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Posts Tagged ‘conference notes’

Professor Eoin Grogan (NUI Maynooth) gave an enticing presentation on the archeological, or material, evidence of charms in ancient Ireland, titled, “Taken to the grave – possessions, mementos or charms?”  I enjoy archeology, and often search out academic papers on the topic, so this presentation was a delight for me.  He touched on a few finds I already knew about, and offered some details I was unaware of.

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image from Eachtra Archeology Project

He began with the relatively recent – and significant – discovery near Mitchelstown (which is just down the road from me).  At this newly excavated site, the earliest anthropomorphic material good was found.  An early Bronze Age pit was discovered with the ‘burial’ of a remarkable clay cup, fashioned into the likeness of a face.  This remarkable find is unique in several ways.  First, it appears (along with an accompanying vessel) to have been ritually buried.  Secondly, it is fashioned into the likeness of a human face, with some stunning and notable attributes: both ears are facing opposing directions.  Thirdly, the anthropomorphic cup can not stand on its own, it requires the assistance of an accompanying vessel.  This accompanying vessel has not face, but it does have ears – also positioned with each facing opposing directions.

The ritually important aspect of this arrangement is evident when their placement in the pit burial is taken into account.  The cups were placed in such a way, that one ear of the pair was facing a cardinal direction – and with four ears, all four directions were attended to.

Professor Grogan also mentioned the famous use of ‘poppets,’ as recorded in the Early Irish Law Series, Volume II;  Uraicecht Na Ríar, The Poetic Grades in Early Irish Law; Edited by Liam Breatnach; Dublin Institute for Advanced Studies;1987:

The offended Druid, possibly along with a full contingent of students representing the seven poetic grades would rise before sunset and proceed to the top of a hill where a whitethorn (Hawthorn) grew.  The Druid(s) would stand with their back to the tree holding a clay image of the object of the satire.  When a north wind blew they would chant the satire while piercing the clay image with a thorn from the tree.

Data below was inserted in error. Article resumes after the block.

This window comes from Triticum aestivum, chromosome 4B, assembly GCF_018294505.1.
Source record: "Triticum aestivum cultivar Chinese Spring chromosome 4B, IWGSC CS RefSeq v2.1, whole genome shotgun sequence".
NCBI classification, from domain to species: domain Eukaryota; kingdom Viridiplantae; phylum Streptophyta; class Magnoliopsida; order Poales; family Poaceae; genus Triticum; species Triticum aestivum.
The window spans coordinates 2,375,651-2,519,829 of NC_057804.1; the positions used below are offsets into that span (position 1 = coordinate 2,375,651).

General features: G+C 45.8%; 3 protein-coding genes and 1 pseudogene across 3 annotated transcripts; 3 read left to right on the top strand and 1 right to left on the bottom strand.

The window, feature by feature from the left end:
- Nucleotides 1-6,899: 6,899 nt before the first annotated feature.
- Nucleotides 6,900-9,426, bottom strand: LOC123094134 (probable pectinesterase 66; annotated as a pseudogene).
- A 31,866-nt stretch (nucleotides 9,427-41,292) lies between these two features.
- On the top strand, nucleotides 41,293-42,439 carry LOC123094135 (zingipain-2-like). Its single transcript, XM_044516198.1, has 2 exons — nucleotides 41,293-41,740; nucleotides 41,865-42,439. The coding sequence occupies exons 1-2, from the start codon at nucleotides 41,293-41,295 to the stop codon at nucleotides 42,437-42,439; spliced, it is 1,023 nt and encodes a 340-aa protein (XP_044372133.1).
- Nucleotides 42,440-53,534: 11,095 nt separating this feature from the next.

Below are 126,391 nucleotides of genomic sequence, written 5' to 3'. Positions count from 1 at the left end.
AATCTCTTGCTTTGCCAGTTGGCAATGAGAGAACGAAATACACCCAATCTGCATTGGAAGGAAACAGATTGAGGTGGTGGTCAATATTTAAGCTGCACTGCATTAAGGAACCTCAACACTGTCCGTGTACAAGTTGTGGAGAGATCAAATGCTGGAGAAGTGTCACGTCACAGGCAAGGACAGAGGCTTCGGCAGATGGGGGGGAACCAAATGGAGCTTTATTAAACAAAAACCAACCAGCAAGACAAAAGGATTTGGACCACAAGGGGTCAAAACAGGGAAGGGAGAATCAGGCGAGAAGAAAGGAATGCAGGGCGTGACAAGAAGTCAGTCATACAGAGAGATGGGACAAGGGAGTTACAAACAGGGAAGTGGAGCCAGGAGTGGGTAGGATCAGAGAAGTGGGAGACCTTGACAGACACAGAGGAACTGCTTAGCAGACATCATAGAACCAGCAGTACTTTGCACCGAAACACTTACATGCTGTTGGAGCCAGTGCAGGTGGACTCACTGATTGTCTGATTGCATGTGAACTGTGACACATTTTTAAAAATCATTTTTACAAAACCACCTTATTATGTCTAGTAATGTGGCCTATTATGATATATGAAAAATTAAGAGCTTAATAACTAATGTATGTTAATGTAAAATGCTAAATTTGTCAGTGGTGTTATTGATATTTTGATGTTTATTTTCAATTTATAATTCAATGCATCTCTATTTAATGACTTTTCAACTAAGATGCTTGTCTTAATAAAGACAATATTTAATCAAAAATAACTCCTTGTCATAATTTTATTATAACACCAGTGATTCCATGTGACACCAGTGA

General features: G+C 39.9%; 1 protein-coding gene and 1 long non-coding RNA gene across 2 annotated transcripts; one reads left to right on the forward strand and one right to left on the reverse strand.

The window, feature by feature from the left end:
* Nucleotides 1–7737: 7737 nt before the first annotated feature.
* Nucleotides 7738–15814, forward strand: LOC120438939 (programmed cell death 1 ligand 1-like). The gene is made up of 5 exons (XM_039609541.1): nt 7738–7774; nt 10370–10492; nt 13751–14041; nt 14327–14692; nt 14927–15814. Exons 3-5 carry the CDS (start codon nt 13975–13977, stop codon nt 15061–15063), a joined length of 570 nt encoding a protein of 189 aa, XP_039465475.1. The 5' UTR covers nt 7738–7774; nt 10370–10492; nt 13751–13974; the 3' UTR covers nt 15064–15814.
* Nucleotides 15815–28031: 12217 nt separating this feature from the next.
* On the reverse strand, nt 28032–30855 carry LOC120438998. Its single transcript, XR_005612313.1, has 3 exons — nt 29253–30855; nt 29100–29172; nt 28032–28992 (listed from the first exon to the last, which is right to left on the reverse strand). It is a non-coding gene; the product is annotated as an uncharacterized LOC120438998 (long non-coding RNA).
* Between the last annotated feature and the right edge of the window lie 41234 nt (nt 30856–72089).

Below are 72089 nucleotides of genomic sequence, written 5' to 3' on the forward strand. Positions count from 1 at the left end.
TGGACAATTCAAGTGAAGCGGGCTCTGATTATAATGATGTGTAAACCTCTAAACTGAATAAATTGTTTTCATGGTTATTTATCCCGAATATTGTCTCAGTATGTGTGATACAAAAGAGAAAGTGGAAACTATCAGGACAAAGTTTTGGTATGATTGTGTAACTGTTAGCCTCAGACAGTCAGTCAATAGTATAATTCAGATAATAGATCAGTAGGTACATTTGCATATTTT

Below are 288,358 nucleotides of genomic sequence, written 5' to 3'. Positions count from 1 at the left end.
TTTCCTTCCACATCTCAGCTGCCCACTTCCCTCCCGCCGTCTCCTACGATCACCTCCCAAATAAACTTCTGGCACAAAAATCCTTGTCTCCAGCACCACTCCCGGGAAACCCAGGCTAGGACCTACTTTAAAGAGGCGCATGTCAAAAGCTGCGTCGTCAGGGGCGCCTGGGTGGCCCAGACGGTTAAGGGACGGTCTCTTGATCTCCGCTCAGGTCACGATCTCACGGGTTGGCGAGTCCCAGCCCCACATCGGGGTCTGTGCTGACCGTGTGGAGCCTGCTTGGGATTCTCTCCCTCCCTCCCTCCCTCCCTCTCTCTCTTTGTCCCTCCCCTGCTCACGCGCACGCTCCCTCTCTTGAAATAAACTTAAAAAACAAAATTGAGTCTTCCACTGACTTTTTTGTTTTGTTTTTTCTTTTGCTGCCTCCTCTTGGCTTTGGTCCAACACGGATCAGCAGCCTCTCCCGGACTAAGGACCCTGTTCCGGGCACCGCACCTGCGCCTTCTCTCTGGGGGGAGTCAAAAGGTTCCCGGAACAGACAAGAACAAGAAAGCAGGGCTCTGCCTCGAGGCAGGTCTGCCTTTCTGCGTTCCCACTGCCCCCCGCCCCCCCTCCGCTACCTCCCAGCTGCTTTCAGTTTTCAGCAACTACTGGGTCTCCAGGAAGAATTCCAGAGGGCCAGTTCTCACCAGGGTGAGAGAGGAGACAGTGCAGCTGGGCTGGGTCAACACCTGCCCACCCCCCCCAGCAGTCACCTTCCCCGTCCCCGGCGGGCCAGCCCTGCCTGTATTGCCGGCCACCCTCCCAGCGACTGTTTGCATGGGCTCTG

Evil, death, short life to Caíar,
spears of battle will have killed Caíar,
may Caiar die, may Caiar depart- Caíar!
Caíar under earth, under embankments, under stones!

Note: the Irish version looks much more poetical.

He talked about finding deer antler, unadorned, in several early medieval graves, and linked it speculatively to a European custom of a bridegroom taking an antler to his marriage bed to secure affection between spouses.

The two most provocative points were the burial in the Curragh, and the anthropomorphic bog find.

At the center of a burial complex in the curragh, a 20-30 year old woman was buried alive.  They know this due to the eventual placement of limbs, and the pressure to the skull.  This could have represented a willing burial, as it seems being the First interred in a burial complex was an important symbol.  I was immediately put to mind of the human sacrifice of sacral kingship.

(See ‘Human Sacrifice in Iron Age Europe‘)

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The gorgeous Yew-wood boundary marker, found in the bog at Ralaghan, Co. Cavan, which dates to the middle-Bronze Age was discussed.  This sensuous carved man, has an opening for his detachable genitalia.  The similarity to continental artifacts was discussed, with mention made of the detachable penis as a fertility object that would have been rubbed in many households upon entering the dwelling.  The Ralaghan man seems to have been placed into the bog as a votive offering.

(Also, check-out the ‘Red Man’ of Kilbeg: an early Bronze Age idol from Co. Offaly)

Lastly, and so as not to be remiss in the recording of my own notes, a burial at Kilteasheen, Co. Roscommon was mentioned.  In this burial, two individuals were placed next to each other, with large black stones placed in the mouth.  The stones were placed after death, but before rigamortis had set-in.  Were these individuals satarists?

NOTEif anyone can remind me of the exact mineral or process responsible for this – or point me toward a source for the information:

Ground water absorbed in the teeth can predict the exact geographic area a person lived in childhood.  Talk about being intimately connected to our Place!

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